Self-realized Teachers do not tell us what we should and should not do, and they have no interest whatsoever in me as Stefan, because they know
there is no such thing. They tell us what we are, who we are, in Truth. It is not about me, Stefan, and so it is not about Stefan’s goals or Stefan’s eternal life or anything to do with Stefan as a separate, unique, person. It is about What Is, and nothing more, there being nothing more. Truth may or may not give me peace of mind in my life as Stefan; Truth frees me from my life as Stefan.
God being Infinite and therefore all there is, both are Divine, each in its own way in its own place. As always, the key for each of us is to know when to walk on.
Posted: December 28th, 2007, 3:10 am
This is what I've decided it is like trying to talk to many Christians. BTW, I'm really glad for the Sand Box, 'cause I need the freedom to say it like I see it. I wish I could remember what show or what book it was from my childhood, but I am not sure. The closest I can come to is that it was an episode from Star Trek. The very faint memory of this show continally is triggered when I attempt to understand what in the world some Christians are thinking. (I hope I'm not being too blunt here) The show went something like this. A group landed on a planet and a book was left, but only part of the book. The society took this book and made it their Bible. Because they only had part of the book, the society was completely and totally cockeyed, didn't make a lick of sense, just plain stupid!
Well, I think it was 'ole Kirk that comes and recognizes these people living out a period from Earth's history. He can barely recognize it and tries to convince these people that they didn't quite get the whole book and they are down right NUTS!!! But to no avail, these people had there 'Bible' and that was the end of the story.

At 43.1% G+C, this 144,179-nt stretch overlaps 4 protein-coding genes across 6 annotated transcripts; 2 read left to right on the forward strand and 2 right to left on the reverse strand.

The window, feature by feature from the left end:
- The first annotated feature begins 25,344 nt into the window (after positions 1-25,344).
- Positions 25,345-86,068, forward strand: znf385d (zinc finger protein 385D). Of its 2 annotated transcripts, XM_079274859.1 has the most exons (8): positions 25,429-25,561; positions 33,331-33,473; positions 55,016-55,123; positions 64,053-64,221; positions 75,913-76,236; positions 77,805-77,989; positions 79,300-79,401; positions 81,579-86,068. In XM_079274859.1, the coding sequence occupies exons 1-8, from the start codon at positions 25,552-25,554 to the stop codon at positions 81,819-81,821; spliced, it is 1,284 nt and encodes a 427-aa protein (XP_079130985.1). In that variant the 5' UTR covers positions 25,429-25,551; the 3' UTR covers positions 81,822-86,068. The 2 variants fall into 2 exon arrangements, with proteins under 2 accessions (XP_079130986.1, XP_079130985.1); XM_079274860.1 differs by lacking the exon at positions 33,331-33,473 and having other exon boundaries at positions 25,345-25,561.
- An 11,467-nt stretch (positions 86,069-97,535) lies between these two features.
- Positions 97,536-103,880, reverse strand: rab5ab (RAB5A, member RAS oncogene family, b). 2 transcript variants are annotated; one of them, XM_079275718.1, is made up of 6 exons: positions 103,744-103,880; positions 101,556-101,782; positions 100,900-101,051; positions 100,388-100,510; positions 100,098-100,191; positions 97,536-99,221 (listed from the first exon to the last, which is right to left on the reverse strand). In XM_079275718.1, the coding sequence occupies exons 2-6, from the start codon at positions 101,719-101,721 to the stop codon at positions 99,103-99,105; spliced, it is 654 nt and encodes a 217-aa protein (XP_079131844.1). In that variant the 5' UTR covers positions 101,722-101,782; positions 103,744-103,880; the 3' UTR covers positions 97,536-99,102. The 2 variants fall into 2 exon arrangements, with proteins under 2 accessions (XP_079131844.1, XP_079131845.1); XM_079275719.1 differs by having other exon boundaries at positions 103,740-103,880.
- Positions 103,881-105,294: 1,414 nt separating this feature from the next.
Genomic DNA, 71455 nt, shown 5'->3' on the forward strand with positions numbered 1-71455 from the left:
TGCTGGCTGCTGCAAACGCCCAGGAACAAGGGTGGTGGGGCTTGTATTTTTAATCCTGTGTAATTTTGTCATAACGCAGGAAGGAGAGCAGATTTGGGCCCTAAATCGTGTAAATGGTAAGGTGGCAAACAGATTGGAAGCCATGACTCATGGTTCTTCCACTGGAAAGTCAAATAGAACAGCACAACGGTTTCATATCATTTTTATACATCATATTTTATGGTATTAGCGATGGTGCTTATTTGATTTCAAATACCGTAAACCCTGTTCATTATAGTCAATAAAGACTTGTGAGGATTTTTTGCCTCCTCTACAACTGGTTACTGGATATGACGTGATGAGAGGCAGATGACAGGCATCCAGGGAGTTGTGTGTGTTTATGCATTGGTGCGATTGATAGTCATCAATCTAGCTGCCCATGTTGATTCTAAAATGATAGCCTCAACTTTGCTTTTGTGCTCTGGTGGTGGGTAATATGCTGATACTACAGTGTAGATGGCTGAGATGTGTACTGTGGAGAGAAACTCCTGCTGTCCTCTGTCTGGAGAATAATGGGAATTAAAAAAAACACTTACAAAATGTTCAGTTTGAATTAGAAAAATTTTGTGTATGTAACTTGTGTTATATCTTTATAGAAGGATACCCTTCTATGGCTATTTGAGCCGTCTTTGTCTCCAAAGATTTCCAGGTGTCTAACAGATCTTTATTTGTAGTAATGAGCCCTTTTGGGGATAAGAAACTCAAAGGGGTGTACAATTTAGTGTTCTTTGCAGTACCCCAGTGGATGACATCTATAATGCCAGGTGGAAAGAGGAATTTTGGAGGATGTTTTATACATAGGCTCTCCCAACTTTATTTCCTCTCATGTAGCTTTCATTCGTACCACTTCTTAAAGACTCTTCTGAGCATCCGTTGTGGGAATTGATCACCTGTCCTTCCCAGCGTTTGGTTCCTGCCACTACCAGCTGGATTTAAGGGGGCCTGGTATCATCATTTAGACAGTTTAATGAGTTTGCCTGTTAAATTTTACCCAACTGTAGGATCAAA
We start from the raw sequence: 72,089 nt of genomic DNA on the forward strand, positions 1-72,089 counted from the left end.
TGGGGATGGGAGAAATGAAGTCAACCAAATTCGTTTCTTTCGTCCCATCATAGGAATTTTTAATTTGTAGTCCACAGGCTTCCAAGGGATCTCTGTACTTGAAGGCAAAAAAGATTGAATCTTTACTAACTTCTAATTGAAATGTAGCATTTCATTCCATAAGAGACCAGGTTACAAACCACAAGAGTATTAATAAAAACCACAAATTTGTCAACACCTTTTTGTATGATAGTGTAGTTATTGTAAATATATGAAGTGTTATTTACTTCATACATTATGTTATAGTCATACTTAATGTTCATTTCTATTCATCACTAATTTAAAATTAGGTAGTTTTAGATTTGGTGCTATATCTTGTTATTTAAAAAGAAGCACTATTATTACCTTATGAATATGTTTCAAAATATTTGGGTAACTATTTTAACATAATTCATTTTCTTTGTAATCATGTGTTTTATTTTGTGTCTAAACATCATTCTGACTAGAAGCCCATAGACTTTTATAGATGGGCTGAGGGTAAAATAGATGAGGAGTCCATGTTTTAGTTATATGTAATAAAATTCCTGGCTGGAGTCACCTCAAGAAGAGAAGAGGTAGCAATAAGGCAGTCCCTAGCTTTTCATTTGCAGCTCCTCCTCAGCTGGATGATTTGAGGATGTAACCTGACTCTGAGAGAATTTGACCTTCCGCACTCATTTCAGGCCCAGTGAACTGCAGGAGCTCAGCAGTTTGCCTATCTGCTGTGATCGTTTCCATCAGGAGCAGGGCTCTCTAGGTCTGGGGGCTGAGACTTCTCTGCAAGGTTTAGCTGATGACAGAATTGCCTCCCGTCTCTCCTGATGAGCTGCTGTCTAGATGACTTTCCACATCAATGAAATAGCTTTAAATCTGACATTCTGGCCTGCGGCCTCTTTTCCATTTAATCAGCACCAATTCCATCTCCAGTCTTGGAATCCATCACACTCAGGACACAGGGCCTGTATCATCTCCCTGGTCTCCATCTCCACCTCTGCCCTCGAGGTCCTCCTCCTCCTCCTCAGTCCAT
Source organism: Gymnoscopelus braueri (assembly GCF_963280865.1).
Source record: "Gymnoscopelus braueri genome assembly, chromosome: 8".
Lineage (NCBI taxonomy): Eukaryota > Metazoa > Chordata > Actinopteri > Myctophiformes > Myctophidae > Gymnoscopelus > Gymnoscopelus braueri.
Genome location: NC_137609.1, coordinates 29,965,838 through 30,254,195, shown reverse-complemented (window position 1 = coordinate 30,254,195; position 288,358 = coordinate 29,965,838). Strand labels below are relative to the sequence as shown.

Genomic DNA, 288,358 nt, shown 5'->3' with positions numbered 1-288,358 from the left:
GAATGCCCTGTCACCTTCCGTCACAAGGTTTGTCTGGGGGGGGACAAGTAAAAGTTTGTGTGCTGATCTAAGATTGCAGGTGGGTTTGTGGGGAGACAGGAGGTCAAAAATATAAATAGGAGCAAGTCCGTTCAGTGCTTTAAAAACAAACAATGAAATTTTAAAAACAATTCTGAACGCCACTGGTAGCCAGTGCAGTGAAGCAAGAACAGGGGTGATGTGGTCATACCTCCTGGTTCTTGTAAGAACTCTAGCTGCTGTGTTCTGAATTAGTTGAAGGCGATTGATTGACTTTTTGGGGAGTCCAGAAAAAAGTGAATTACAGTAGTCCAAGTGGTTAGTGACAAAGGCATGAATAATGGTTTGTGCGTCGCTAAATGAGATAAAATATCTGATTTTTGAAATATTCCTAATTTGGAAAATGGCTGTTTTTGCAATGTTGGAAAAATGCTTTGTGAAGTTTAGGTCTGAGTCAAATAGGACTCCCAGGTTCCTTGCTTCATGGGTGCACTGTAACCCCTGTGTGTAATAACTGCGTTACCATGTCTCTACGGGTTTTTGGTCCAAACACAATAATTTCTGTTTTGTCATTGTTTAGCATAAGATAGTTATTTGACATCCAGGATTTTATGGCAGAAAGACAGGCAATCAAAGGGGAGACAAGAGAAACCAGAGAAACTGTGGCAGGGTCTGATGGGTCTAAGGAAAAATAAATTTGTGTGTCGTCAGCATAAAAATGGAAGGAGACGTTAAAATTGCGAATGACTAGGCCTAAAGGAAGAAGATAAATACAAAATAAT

This is the only description that fits how I see the distortion of spirituality that is running rampant in our world right now. Sorry if I'm sounding judgemental. But whew, I sure feel better now.
Posted: December 28th, 2007, 1:04 pm
I know what you mean. I am (read: I was) trying to get through on another board to an individual of exactly the description you give. Unfortunately, the only sound he can hear is that of his own voice. In such cases, one simply lets it go: in the context of infinity it doesn't make a whit of difference.
I am increasingly guided by a concept from Ruby Nelson's The Door of Everything -- here it is, from pages 117-118;
All are really perfect because I am the Light of each one's Life. Whatever imperfection your brother or sister may be demonstrating in his actions is caused by his own false sense of being a lonely human who has to get along as best he can without me. Realizing this, you can forgive him for all of his actions, for he knows not what he does.
This does not give you any right, however, to decide he needs converting and to try forcing his adoption of your opinions. Nor does it oblige you to listen to his opinions or change your ways to conform to what he expects from you.
It does leave you both free to go your own directions, to seek me by your own methods, or not to seek me at all.
Posted: January 25th, 2009, 3:26 am
hello ,have not done this in a long while , am 63 and a long time seeker , semi literate welder . and run in to those that would save my with there 'Orthodoxy' which , I have tried to deal with with , anger , gentleness , logic , submission etc. It always ended the same they went there way and I went mine .
Posted: January 25th, 2009, 10:22 pm
"Orthodoxy" can be deadly, admittedly.
Lately I have been gaining a great deal in the way of new perspectives form two books: One is a collection of essays entitled The Emerging Christian Way, especially the first chapter by Marcus Borg; the other is This Hebrew Lord by Bishop John Shelby Spong. Both men are participants in what is called The Jesus Seminar, a "think tank" of scholars hoping to find the real Jesus among the rubble and confusion of fragmented Christianity.
Borg suggests that there are two "Christianities," virtually unrelated to each other. The one, the "orthodox" version, is "belief centered." "Salvation" is seen to be a reward for proper belief, and is regarded as a future thing in a heaven "by and by."